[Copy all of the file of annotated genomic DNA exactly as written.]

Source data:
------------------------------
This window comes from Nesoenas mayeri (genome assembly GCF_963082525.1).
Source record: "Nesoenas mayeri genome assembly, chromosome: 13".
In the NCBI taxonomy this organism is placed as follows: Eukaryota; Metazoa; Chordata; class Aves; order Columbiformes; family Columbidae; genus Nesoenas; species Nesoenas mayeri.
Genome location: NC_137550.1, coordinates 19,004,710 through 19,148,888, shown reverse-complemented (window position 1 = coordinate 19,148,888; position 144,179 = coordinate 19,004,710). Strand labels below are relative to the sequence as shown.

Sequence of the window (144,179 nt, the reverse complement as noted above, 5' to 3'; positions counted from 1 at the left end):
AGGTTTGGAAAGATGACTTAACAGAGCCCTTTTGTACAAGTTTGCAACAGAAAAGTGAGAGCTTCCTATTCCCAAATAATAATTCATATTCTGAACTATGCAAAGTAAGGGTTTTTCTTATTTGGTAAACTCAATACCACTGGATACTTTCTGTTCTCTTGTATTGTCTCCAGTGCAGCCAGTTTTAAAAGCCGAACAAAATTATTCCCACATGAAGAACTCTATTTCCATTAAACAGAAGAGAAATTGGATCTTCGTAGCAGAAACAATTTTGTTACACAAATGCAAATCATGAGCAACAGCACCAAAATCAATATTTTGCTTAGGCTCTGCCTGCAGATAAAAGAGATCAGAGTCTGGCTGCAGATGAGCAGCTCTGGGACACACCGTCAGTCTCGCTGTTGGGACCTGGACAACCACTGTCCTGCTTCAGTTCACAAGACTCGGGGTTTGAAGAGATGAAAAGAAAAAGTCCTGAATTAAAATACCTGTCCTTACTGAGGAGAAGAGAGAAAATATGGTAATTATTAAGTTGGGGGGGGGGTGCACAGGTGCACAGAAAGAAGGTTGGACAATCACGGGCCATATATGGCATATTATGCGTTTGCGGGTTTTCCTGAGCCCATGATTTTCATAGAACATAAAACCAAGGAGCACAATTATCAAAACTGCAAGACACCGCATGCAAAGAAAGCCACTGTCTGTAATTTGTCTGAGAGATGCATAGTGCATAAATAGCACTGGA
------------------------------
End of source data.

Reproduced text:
This window comes from Nesoenas mayeri (genome assembly GCF_963082525.1).
Source record: "Nesoenas mayeri genome assembly, chromosome: 13".
In the NCBI taxonomy this organism is placed as follows: Eukaryota; Metazoa; Chordata; class Aves; order Columbiformes; family Columbidae; genus Nesoenas; species Nesoenas mayeri.
Genome location: NC_137550.1, coordinates 19,004,710 through 19,148,888, shown reverse-complemented (window position 1 = coordinate 19,148,888; position 144,179 = coordinate 19,004,710). Strand labels below are relative to the sequence as shown.

Sequence of the window (144,179 nt, the reverse complement as noted above, 5' to 3'; positions counted from 1 at the left end):
AGGTTTGGAAAGATGACTTAACAGAGCCCTTTTGTACAAGTTTGCAACAGAAAAGTGAGAGCTTCCTATTCCCAAATAATAATTCATATTCTGAACTATGCAAAGTAAGGGTTTTTCTTATTTGGTAAACTCAATACCACTGGATACTTTCTGTTCTCTTGTATTGTCTCCAGTGCAGCCAGTTTTAAAAGCCGAACAAAATTATTCCCACATGAAGAACTCTATTTCCATTAAACAGAAGAGAAATTGGATCTTCGTAGCAGAAACAATTTTGTTACACAAATGCAAATCATGAGCAACAGCACCAAAATCAATATTTTGCTTAGGCTCTGCCTGCAGATAAAAGAGATCAGAGTCTGGCTGCAGATGAGCAGCTCTGGGACACACCGTCAGTCTCGCTGTTGGGACCTGGACAACCACTGTCCTGCTTCAGTTCACAAGACTCGGGGTTTGAAGAGATGAAAAGAAAAAGTCCTGAATTAAAATACCTGTCCTTACTGAGGAGAAGAGAGAAAATATGGTAATTATTAAGTTGGGGGGGGGGTGCACAGGTGCACAGAAAGAAGGTTGGACAATCACGGGCCATATATGGCATATTATGCGTTTGCGGGTTTTCCTGAGCCCATGATTTTCATAGAACATAAAACCAAGGAGCACAATTATCAAAACTGCAAGACACCGCATGCAAAGAAAGCCACTGTCTGTAATTTGTCTGAGAGATGCATAGTGCATAAATAGCACTGGA